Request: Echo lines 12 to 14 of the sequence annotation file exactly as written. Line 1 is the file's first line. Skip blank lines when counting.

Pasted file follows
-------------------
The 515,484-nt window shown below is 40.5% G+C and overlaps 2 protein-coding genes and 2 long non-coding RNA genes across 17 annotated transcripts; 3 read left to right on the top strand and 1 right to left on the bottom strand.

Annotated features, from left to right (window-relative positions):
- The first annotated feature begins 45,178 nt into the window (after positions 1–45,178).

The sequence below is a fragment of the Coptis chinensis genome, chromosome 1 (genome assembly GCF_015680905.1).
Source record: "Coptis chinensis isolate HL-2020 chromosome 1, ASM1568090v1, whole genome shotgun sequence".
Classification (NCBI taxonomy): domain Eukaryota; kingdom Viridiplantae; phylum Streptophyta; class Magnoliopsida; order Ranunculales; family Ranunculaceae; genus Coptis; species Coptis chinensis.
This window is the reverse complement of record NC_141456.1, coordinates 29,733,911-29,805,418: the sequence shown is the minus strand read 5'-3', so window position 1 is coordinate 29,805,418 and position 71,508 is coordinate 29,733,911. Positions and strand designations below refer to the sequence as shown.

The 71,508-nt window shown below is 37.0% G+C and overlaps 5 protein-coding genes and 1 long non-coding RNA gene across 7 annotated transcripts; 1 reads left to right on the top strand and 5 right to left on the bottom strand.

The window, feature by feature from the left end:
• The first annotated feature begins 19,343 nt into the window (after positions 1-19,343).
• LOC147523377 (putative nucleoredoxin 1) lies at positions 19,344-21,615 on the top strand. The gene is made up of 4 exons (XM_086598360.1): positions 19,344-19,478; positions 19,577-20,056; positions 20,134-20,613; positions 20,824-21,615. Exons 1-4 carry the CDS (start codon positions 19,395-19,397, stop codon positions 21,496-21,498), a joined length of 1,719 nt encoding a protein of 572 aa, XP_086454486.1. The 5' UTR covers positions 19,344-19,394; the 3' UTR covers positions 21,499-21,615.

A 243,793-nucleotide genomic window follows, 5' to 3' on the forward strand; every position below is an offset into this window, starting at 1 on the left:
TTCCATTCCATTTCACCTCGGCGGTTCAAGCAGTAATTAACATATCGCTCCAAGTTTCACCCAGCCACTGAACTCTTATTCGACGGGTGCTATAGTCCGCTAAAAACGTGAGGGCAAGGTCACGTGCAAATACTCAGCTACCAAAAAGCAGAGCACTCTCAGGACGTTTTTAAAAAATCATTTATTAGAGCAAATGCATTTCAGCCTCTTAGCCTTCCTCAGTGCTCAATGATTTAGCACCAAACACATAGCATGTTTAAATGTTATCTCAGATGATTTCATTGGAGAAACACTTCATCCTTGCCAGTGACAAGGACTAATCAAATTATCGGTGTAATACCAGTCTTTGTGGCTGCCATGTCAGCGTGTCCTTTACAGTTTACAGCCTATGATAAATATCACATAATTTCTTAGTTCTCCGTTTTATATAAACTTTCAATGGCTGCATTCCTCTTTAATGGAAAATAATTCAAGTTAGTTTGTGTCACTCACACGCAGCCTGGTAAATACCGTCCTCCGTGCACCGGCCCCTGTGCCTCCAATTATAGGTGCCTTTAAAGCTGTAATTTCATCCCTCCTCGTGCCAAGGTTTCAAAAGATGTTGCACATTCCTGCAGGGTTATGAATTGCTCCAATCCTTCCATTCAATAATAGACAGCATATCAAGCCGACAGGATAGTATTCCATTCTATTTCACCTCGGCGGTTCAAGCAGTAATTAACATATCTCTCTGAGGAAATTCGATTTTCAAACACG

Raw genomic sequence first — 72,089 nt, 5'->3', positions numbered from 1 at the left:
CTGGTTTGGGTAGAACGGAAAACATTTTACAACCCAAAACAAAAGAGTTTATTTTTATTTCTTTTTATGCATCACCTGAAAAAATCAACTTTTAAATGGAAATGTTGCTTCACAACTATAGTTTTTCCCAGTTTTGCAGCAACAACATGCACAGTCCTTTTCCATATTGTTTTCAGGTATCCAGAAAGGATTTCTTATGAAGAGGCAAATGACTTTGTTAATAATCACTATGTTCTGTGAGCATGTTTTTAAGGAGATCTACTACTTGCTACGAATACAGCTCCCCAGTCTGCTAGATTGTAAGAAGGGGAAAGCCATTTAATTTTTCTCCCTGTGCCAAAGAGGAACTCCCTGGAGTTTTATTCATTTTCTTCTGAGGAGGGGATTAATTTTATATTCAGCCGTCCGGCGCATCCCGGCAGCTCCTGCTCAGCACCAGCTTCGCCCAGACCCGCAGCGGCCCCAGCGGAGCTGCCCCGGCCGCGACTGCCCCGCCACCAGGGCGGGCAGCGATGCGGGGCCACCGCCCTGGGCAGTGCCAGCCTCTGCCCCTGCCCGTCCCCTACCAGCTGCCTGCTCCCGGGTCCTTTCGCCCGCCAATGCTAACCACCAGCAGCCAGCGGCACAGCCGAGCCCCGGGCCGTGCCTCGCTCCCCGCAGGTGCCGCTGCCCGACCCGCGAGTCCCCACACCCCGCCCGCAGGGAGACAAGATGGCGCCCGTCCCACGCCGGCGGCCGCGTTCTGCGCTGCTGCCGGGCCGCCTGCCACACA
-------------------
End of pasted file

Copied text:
A 243,793-nucleotide genomic window follows, 5' to 3' on the forward strand; every position below is an offset into this window, starting at 1 on the left:
TTCCATTCCATTTCACCTCGGCGGTTCAAGCAGTAATTAACATATCGCTCCAAGTTTCACCCAGCCACTGAACTCTTATTCGACGGGTGCTATAGTCCGCTAAAAACGTGAGGGCAAGGTCACGTGCAAATACTCAGCTACCAAAAAGCAGAGCACTCTCAGGACGTTTTTAAAAAATCATTTATTAGAGCAAATGCATTTCAGCCTCTTAGCCTTCCTCAGTGCTCAATGATTTAGCACCAAACACATAGCATGTTTAAATGTTATCTCAGATGATTTCATTGGAGAAACACTTCATCCTTGCCAGTGACAAGGACTAATCAAATTATCGGTGTAATACCAGTCTTTGTGGCTGCCATGTCAGCGTGTCCTTTACAGTTTACAGCCTATGATAAATATCACATAATTTCTTAGTTCTCCGTTTTATATAAACTTTCAATGGCTGCATTCCTCTTTAATGGAAAATAATTCAAGTTAGTTTGTGTCACTCACACGCAGCCTGGTAAATACCGTCCTCCGTGCACCGGCCCCTGTGCCTCCAATTATAGGTGCCTTTAAAGCTGTAATTTCATCCCTCCTCGTGCCAAGGTTTCAAAAGATGTTGCACATTCCTGCAGGGTTATGAATTGCTCCAATCCTTCCATTCAATAATAGACAGCATATCAAGCCGACAGGATAGTATTCCATTCTATTTCACCTCGGCGGTTCAAGCAGTAATTAACATATCTCTCTGAGGAAATTCGATTTTCAAACACG

Raw genomic sequence first — 72,089 nt, 5'->3', positions numbered from 1 at the left: